MANAGUA, Nicaragua (AP) — The Nicaraguan government turned over a stock of supplies to independent newspaper La Prensa on Thursday after they were delayed in customs for 18 months, and authorities promised to deliver in the coming hours tons of newsprint and ink also held up, the paper said.
The board of directors of La Prensa, Nicaragua’s oldest paper and a critic of President Daniel Ortega’s government, said in a statement that a number of parts and equipment for its printing press had already arrived at its facilities.
It added that it anticipated receiving the paper and the rest of the supplies Friday.
La Prensa had announced Wednesday that the government had agreed to unblock the materials held up since August 2018. It said the Vatican’s top diplomat in Managua, Waldemar Stanislaw Sommertag, had intervened on its behalf.
La Prensa's leadership also said authorities had intended to charge "millions” for “storage” during the 500 days the supplies were held up. It did not say whether that dispute had been resolved.
The government never explained why the materials were retained in customs.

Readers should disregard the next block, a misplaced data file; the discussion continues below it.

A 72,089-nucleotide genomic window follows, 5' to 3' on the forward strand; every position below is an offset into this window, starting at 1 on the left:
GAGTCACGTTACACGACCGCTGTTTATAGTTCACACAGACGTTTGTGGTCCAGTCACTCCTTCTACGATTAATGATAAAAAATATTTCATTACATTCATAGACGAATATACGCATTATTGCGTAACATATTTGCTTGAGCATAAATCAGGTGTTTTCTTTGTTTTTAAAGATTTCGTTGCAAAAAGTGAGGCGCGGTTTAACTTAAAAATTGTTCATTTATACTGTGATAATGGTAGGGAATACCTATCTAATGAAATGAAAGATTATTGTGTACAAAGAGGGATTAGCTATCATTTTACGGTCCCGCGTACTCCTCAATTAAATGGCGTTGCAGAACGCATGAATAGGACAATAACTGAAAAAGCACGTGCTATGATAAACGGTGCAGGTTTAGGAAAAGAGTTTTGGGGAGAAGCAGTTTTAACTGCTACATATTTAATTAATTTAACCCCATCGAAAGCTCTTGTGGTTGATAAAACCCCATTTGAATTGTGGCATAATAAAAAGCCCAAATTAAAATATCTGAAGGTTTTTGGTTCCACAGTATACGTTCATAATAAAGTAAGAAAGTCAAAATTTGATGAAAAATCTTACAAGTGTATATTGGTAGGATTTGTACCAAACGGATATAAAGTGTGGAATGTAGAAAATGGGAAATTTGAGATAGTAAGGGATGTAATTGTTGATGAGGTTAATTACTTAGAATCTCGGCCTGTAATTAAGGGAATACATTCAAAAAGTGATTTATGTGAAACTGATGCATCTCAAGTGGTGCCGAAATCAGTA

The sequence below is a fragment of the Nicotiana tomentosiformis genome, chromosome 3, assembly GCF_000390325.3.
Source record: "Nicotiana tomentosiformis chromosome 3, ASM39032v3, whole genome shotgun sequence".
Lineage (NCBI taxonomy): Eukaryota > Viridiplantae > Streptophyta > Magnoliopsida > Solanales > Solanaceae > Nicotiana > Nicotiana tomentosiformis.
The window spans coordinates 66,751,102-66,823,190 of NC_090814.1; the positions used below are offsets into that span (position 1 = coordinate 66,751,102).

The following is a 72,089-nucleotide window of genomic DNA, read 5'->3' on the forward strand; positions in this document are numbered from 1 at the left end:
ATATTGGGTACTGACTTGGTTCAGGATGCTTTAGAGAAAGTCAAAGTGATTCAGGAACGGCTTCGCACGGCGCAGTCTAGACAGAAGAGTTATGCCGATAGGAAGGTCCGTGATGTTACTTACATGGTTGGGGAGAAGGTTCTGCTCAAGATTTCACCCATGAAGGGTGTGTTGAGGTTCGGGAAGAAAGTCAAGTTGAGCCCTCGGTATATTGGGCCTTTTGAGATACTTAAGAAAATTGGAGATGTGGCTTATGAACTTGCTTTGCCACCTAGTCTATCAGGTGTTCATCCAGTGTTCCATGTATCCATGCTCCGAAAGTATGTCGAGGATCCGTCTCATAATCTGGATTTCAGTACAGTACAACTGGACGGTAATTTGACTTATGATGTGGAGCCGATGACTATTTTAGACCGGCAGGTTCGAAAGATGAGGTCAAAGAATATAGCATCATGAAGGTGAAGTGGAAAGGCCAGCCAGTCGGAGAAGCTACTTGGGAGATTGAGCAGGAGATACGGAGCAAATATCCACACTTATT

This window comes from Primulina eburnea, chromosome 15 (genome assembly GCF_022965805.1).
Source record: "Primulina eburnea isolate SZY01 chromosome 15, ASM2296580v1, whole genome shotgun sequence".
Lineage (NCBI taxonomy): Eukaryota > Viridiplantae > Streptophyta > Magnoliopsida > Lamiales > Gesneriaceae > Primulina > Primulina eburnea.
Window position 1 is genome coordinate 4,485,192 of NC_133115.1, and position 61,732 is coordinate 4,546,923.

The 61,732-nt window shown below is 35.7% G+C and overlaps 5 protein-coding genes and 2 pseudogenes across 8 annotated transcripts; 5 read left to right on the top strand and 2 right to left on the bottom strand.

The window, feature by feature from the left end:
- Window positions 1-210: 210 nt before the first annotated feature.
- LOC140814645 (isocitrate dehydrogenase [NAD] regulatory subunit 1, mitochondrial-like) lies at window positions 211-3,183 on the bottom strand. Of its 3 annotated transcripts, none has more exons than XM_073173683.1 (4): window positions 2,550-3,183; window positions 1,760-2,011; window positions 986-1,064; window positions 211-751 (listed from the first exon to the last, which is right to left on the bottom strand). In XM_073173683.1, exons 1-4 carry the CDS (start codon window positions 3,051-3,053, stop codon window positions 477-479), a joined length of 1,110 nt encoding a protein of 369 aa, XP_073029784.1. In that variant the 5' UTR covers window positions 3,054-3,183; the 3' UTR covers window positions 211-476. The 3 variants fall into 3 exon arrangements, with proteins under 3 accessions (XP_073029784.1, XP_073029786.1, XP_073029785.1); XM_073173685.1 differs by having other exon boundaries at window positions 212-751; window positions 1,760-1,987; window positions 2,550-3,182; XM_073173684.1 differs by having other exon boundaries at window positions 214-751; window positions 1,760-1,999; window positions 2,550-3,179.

Another newspaper, El Nuevo Diario, was similarly affected and shut down in September after 40 years in business.
Leadership of both papers had complained of being subjected to de facto censorship and “economic asphyxiation,” allegedly in reprisal for editorial stances critical of Ortega and in favor of anti-government protests that broke out in 2018.
The lack of paper and supplies prompted La Prensa to shrink its issues from 36 pages to eight pages and let go nearly 300 of its 400 employees.
In October the paper announced it was fighting to stay in business and preparing a plan to survive with just a digital addition and only some 5,000 subscribers.
Founded 93 years ago by the Chamorro family, La Prensa was a staunch critic of Anastasio Somoza during his 1967-1979 dictatorship. Former newspaper director Pedro Joaquín Chamorro was assassinated in 1978 by presumed regime assassins.
The paper also questioned Ortega's Sandinista movement, which ousted Somoza, when it was in power first from 1979 to 1990 and again after Ortega, now 74, was re-elected in 2006.
“The retention of all these supplies has tried to suffocate La Prensa, which has been obliged to let go personnel and make substantial changes to its print edition,” the paper said in a statement.
La Prensa recalled that during the 1980s it also faced "censorship and harassment” by Ortega's government.